Dion fears sting of Tory attack ads on Liberals
A former leader of the Liberal Party of Canada blames Conservative attack ads for torpedoing his past election campaign — and he's worried it might happen again.
Stéphane Dion, who is running for re-election as an MP in the Montreal riding of Saint-Laurent-Cartierville, was the target of blistering attack ads from the federal Conservative party when he was Liberal leader.
The ads in 2007 and 2008 branded Dion as a weak leader and took aim at his environmental record. The Tories even paid to air some of the ads during a Canadian broadcast of the Super Bowl.
In an interview with CBC Radio on Friday, Dion said he believes the ads worked against him, and that Liberals must do a better job of countering them during the current election campaign.
"We failed. We failed. We tried to explain what was our plan and what kind of man I was, but we did not succeed," said Dion.
"The Conservatives are terribly effective to define the Liberal leader in a negative way. It worked for me. I don't want that to work for Mr. Ignatieff."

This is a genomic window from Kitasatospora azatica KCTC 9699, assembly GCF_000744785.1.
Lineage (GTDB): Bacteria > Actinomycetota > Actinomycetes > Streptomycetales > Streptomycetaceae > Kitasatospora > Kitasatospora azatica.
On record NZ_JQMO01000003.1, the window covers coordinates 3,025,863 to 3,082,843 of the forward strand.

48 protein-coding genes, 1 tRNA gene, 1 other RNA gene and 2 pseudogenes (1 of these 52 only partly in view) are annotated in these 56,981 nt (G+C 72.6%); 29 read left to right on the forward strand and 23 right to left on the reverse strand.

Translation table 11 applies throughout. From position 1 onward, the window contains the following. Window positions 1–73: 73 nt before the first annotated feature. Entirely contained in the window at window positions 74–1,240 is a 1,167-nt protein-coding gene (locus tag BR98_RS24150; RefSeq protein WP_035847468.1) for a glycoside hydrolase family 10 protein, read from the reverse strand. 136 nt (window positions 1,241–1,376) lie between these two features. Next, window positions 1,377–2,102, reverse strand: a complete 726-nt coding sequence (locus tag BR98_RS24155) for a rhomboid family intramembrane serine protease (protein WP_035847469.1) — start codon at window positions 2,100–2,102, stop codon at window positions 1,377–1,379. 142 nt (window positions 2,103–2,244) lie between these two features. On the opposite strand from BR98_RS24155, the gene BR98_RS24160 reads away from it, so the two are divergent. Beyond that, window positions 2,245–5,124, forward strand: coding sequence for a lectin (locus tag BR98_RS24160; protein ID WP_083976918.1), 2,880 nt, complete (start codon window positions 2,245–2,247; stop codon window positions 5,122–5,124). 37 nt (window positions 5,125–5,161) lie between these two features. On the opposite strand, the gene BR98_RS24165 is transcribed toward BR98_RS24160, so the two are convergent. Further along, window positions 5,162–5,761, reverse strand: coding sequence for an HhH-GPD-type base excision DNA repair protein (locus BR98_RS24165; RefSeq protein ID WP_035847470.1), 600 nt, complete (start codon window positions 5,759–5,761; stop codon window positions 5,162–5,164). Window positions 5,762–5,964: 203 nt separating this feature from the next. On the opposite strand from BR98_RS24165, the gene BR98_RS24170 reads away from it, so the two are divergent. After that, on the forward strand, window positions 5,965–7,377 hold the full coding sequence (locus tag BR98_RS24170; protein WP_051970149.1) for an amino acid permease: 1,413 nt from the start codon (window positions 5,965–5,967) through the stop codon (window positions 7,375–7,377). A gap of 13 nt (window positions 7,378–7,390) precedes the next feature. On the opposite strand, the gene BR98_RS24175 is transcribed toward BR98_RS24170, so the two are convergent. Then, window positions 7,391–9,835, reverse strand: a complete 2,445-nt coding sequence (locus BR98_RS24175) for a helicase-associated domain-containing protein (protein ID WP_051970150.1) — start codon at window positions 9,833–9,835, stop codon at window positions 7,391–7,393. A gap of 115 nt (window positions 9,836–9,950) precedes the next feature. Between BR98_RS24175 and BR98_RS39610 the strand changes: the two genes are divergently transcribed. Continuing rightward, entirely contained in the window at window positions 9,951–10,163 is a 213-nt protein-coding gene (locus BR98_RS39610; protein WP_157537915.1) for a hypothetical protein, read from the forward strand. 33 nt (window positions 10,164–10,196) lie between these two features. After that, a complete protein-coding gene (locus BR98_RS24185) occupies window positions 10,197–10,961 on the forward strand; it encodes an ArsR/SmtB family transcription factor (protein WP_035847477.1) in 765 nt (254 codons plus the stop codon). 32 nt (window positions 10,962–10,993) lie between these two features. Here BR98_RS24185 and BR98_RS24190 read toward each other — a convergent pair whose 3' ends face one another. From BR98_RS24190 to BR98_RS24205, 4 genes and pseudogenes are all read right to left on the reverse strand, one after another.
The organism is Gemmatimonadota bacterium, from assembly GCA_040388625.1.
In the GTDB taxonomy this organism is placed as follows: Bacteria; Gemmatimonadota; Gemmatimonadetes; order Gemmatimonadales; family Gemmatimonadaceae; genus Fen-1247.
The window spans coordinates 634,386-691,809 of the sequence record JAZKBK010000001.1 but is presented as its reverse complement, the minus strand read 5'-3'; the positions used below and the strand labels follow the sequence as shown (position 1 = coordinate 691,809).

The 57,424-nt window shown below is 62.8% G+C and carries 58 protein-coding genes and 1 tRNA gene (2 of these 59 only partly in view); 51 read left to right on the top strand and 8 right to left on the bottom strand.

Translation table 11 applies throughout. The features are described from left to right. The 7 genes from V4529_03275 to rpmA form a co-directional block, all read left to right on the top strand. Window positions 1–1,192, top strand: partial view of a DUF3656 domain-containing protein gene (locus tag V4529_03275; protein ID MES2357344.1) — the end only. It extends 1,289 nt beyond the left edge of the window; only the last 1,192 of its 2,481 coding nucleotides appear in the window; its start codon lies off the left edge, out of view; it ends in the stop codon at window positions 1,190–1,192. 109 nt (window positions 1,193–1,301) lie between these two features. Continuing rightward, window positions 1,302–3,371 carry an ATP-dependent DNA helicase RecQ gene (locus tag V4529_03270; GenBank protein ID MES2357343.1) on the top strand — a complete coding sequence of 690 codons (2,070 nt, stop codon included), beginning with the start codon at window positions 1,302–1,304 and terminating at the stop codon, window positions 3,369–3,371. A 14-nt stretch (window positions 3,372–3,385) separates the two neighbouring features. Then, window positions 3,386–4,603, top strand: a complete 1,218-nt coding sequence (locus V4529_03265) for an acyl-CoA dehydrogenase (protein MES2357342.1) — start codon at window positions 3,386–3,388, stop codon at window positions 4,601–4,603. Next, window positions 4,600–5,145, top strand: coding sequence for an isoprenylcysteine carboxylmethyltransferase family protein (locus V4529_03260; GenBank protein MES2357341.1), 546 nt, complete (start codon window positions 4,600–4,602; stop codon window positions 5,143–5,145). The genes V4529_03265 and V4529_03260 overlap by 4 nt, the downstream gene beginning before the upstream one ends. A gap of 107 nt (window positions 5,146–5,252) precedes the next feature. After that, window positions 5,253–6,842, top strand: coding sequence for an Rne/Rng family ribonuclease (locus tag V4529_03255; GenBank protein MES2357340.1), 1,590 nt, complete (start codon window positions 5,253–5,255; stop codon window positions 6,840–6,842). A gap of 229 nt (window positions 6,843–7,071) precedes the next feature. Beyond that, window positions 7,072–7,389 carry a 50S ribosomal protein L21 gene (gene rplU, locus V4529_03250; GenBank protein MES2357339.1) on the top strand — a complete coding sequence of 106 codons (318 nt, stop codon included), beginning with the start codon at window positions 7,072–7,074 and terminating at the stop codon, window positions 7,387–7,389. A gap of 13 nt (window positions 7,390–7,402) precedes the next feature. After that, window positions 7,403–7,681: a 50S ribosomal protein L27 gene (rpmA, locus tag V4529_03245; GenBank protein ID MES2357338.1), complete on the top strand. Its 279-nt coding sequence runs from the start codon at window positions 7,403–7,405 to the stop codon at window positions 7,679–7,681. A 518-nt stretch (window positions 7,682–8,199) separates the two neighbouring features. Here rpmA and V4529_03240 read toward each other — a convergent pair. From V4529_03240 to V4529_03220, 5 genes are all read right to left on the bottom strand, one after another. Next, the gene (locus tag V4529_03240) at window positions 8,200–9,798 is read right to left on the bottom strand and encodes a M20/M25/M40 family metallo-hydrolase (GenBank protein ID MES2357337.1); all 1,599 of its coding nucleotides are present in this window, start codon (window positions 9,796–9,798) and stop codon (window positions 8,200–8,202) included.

With the campaign past the halfway point, both the Liberals and Conservatives have recently rolled out new TV attack ads against each other.
The Conservative ads encouraging voters to think twice before voting for current Liberal leader Michael Ignatieff.
Some Tory ads have linked voting for Ignatieff with higher taxes and a "reckless" coalition that includes the Bloc Québécois.
Dion said he hopes negative campaigning does not become a model for success in Canada.
"It's why I ask everyone who believes in what we are trying to do as Liberals to work very hard because I do not want this kind of negative politics to win twice. The message will be that the way to win in Canada is to be negative," he said.
Political advertising is excluded from the Advertising Standards Canada code of advertising standards.